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Breast reconstruction restores the shape of one’s breasts following either a partial or full mastectomy or lumpectomy. Mastectomy is the surgical removal of one or both breasts, either partially or completely, to prevent or treat breast cancer.
A lumpectomy involves the removal of the tumor from the breast and some surrounding areas. During the reconstruction procedure, the breast shape is created by Dr. Kirk using either a flap of tissue from another part of the body or with artificial implants; in some cases, both techniques are used.
The process of reconstructing one or both the breasts can start at the time of mastectomy or be delayed (delayed reconstruction). The procedure can require two or more surgical sessions.
There are two types of breast-reconstruction techniques: implant-based reconstruction and flap reconstruction.
During an implant-based-reconstruction procedure, Dr. Kirk inserts implants that have been filled with either silicone gel or a saline solution. The implant is placed under the pectoral chest muscle or on top of it.
For implant reconstruction, the durations of the surgery and recovery time are shorter than those of flap reconstruction. However, it may require additional surgery in the future, as the implants can wear out or cause other issues, such as rippling of the breast skin or a feeling of tightness.
Dr. Kirk may choose to insert tissue expanders under or over the chest muscles before implant reconstruction in order to make room for the implants. Every week or so, saline is injected into the expander until the overlying tissues are adequately stretched. Then, Dr. Kirk will remove the expanders and replace them with implants during a second surgery.
Flap-reconstruction surgery is a procedure that involves using a flap of skin, muscle, and fatty tissue from another part of the body, such as the thigh, back, or abdomen, to rebuild the shape of the breast. In some cases, implants may be used in addition to the body’s tissues.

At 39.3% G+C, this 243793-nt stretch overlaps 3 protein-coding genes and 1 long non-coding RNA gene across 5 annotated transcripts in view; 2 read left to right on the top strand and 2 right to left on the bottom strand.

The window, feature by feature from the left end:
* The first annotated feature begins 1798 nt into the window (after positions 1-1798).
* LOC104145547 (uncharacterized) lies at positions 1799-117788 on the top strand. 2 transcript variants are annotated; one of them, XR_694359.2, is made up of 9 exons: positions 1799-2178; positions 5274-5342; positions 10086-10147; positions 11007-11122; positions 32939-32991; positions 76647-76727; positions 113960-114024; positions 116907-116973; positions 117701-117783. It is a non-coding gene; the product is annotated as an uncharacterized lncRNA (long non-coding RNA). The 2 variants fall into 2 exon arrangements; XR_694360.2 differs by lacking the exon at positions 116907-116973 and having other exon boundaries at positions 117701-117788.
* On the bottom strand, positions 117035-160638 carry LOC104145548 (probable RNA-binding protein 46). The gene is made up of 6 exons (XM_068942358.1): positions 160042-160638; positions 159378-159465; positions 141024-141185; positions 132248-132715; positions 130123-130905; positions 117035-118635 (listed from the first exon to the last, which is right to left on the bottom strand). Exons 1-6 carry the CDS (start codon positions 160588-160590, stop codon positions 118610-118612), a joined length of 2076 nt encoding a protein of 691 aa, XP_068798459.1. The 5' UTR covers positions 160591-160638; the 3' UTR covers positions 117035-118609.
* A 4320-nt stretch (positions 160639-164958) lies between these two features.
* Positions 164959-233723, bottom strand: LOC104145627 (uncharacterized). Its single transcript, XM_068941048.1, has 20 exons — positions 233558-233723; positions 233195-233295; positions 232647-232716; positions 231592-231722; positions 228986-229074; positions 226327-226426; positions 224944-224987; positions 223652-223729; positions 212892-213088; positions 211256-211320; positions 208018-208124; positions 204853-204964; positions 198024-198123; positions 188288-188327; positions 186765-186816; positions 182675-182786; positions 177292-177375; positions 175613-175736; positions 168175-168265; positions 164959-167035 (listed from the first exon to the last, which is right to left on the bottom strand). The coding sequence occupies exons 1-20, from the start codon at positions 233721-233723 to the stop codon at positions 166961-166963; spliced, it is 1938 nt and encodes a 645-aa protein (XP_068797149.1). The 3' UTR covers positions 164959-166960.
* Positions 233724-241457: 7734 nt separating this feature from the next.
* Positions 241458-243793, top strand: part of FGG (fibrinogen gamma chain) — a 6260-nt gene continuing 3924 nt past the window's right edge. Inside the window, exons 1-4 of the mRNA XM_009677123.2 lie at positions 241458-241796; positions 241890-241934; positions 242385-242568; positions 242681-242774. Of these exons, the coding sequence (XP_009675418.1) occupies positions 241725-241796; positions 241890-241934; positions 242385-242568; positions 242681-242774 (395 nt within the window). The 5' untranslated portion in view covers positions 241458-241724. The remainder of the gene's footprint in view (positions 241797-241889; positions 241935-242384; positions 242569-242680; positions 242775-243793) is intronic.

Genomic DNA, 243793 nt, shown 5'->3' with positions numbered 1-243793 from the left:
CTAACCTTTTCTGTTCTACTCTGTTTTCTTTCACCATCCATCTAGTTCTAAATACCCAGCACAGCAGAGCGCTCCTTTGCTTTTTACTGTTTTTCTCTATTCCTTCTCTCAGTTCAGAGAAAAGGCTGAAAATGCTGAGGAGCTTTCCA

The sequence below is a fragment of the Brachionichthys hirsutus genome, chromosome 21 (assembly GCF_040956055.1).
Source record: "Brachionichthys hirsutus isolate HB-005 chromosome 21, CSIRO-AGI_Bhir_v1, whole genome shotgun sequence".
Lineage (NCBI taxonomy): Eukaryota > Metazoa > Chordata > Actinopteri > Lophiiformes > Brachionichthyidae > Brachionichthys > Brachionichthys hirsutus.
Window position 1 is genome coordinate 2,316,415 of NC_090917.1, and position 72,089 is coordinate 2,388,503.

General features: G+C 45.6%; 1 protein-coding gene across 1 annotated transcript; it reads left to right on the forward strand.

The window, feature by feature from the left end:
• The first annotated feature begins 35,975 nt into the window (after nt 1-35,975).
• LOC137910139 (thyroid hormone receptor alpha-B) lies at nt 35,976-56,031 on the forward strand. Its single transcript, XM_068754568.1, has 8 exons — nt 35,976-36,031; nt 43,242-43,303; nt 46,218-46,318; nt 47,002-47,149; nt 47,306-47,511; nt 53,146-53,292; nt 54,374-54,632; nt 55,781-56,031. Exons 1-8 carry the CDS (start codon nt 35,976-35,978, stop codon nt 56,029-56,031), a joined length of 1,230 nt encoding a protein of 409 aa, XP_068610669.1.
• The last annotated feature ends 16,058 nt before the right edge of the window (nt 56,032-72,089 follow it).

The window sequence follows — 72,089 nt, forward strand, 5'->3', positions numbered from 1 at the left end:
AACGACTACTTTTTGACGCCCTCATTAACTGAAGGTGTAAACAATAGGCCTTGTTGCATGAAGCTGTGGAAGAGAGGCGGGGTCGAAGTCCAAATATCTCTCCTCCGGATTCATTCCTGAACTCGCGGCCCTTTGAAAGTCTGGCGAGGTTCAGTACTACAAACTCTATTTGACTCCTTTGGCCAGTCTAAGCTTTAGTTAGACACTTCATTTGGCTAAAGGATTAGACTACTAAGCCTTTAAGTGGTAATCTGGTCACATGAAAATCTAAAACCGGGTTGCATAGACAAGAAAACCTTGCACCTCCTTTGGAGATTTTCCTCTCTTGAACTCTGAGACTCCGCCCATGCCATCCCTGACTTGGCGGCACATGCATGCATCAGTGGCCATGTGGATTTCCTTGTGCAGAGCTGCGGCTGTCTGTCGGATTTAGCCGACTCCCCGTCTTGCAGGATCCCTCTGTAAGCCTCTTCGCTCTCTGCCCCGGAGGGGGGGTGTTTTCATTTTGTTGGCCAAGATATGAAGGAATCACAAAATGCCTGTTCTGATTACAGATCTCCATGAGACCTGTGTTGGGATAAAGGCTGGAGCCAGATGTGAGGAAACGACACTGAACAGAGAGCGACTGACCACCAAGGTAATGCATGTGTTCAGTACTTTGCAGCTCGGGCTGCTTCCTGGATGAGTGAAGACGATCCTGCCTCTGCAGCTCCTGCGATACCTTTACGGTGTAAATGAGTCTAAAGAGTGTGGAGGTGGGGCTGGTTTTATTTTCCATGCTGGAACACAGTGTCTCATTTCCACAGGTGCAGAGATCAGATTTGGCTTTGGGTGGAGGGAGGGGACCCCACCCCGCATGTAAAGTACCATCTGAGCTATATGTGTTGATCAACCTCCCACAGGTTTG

Tissue flaps generally behave and look more like natural breasts. They may increase or decrease in size if you experience weight gain after your initial surgery. However, the procedure involves two surgical sites: the area from where the tissue is sourced and the reconstructed breast.
Am I a Good Candidate for Breast Reconstruction?
Since healthy blood vessels are needed for the tissues’ blood supply, this procedure is not suited for people who smoke or have uncontrolled diabetes, vascular diseases, or any connective-tissue disease.
During your consultation, it is important to talk to Dr. Kirk about any medications you may be taking, as well as your medical history and any current treatments you may be undergoing. After gathering all of your medical information, Dr. Kirk will decide if you qualify for breast-reconstruction surgery.
Dr. Kirk will discuss the aforementioned reconstruction options with you and will help you choose the appropriate technique. Make sure to ask any questions you may have.
Healing and Recovery
Following Dr. Kirk’s post-surgical care directions is vital for minimizing potential complications during recovery. Typically, you will be sore for a few weeks following your procedure. Dr. Kirk may prescribe medication that can help manage pain.
Generally, many patients can return to their normal, daily activities six weeks after their breast reconstruction. Do not perform any strenuous activities or do any heavy lifting after your procedure.
Schedule a Consultation Today
If you think you’re a good candidate for breast reconstruction, contact the office of Dr. Sofia Kirk today for a personalized consultation. Dr. Kirk will be able to show you before-and-after photos and can discuss the procedure with you in greater detail.